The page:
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Deaf man ‘let down’ by police after assault as no interpreter available

PUBLISHED: 11:03 06 November 2018 | UPDATED: 09:17 09 November 2018

Adrian Cracknell, not pictured, felt feels let down by police. Picture: Archant

Adrian Cracknell, not pictured, felt feels let down by police. Picture: Archant

A deaf man from Norwich says he has been “let down” by police after no interpreters were available to help him after an attack.

Adrian Cracknell, not pictured, felt feels let down by police. Picture: ArchantAdrian Cracknell, not pictured, felt feels let down by police. Picture: Archant

Adrian Cracknell, of Long Road, was thrown to the ground whilst walking in Wensum Park. Once on the ground the attacker tried to take his wallet.

He did not hear his attacker approaching because he is profoundly deaf and uses British Sign Language (BSL).

Mr Cracknell was able to fend off the attacker who got away without stealing anything.

The 66-year-old was “badly shaken”, bruised and left with a cut on his arm after the incident on August 5. Mr Crackwell’s neighbour took him to Bethel Street Police Station to make a statement, but on arrival there were no BSL interpreters.

Mr Cracknell said: “When I arrived at the station and the police hadn’t been able to get an interpreter I felt bad and very upset.

“I need an interpreter, I have to understand what is happening and to explain what happened to me.”

Mr Cracknell had to communicate with officers by writing down everything down. But this was still a struggle as English is not his first language as he has spent most of his life using BSL.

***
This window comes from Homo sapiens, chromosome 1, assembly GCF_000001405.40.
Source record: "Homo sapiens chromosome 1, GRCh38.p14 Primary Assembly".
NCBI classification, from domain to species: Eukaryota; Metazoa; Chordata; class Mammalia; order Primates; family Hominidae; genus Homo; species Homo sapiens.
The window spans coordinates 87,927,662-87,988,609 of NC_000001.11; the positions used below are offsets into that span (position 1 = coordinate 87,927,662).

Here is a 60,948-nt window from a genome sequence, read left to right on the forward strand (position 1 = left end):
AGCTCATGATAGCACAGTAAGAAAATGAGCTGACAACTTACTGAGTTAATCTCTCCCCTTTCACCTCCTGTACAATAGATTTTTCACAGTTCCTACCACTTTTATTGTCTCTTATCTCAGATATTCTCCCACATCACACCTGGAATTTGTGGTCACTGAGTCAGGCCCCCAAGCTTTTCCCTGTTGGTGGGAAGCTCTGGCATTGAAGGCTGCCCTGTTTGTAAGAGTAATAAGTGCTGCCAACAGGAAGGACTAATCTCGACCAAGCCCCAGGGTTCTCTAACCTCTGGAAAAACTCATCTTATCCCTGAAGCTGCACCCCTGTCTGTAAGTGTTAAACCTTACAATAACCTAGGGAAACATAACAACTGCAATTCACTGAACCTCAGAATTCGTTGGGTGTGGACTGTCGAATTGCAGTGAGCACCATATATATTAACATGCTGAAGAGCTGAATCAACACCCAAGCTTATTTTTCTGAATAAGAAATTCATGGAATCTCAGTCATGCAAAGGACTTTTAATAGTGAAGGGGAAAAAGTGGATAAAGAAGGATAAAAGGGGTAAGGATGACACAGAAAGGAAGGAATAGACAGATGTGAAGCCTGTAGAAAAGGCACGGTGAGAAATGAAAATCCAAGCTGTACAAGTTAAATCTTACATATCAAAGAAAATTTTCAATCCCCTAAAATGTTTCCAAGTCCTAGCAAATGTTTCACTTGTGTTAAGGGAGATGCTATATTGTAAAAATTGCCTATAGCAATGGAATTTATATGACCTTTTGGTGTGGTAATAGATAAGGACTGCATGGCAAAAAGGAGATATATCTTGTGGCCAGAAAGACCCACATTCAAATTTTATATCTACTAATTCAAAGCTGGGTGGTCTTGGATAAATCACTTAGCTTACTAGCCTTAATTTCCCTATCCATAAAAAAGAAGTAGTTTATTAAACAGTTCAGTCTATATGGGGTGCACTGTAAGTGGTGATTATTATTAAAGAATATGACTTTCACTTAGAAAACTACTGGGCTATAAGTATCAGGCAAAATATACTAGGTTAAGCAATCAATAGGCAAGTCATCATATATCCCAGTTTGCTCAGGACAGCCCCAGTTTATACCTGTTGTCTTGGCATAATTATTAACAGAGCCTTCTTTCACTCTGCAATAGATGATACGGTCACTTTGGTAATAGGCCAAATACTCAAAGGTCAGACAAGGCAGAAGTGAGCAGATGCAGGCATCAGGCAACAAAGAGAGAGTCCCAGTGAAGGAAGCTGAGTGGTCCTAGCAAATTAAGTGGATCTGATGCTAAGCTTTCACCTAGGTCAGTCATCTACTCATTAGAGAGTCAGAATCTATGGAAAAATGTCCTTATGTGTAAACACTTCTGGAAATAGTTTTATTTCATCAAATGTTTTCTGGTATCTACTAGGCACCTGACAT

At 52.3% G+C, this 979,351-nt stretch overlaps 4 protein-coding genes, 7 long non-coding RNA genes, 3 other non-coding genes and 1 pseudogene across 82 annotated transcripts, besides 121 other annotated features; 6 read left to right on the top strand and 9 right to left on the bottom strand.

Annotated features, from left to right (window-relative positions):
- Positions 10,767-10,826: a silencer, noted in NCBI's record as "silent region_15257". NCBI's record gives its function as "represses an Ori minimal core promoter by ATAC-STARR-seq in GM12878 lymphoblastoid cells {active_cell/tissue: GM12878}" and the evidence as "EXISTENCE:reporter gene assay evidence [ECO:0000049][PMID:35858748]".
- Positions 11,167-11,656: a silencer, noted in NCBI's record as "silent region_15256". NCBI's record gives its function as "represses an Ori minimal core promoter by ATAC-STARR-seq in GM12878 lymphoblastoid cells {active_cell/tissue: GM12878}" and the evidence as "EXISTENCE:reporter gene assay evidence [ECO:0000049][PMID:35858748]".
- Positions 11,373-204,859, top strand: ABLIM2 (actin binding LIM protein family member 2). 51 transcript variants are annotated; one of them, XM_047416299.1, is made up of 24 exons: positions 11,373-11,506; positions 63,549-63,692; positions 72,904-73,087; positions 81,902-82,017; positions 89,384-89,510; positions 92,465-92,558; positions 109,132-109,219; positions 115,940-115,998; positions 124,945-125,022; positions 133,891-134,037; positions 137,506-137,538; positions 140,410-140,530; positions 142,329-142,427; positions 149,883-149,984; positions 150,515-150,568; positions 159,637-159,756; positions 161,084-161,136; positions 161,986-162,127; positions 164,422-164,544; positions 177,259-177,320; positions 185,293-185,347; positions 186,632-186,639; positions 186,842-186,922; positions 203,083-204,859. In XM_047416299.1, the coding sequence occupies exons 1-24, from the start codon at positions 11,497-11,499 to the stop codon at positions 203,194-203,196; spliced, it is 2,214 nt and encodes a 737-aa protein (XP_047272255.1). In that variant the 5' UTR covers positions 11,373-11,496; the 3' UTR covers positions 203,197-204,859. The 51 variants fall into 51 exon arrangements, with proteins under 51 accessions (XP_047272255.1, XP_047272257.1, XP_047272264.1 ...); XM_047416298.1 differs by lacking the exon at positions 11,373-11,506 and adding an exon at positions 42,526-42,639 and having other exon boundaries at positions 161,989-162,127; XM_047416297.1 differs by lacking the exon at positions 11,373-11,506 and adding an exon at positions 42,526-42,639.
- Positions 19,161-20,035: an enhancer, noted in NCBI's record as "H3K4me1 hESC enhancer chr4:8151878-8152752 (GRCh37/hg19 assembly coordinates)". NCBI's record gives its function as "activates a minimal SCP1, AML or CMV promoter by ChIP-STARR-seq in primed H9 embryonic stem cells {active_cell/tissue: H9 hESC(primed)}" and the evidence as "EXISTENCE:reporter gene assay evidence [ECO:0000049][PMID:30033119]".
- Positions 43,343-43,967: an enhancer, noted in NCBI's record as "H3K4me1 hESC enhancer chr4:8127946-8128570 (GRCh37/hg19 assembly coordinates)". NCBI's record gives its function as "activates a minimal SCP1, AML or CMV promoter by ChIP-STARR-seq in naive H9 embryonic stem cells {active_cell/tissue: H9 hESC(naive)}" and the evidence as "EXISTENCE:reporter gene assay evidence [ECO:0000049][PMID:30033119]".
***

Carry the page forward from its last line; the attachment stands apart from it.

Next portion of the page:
He added: “I was shaken after the attack and disappointed there was no interpreter. I was told they only work Monday to Friday. This made me very angry and upset. Police need to have an interpreter working 24/7.”

Police say that the use of interpreters is outsourced and that they tried to get Mr Cracknell one but none were available.

A police spokesman said: “Officers have investigated this incident and carried out a number of enquiries, including obtaining a written statement from the victim from the outset.

“Norfolk police relies on sourcing interpreters from an external organisation and an appointment was made for an interpreter at a later date.

“The victim raised some concerns about the delay at the time; however, following communication with him about the difficulties in sourcing interpreters the matter was resolved.”

The incident comes as campaigners push for BSL to be taught in schools as a GCSE. Education secretary, Damian Hinds, sent a letter to one campaigner saying he would “consider” it.

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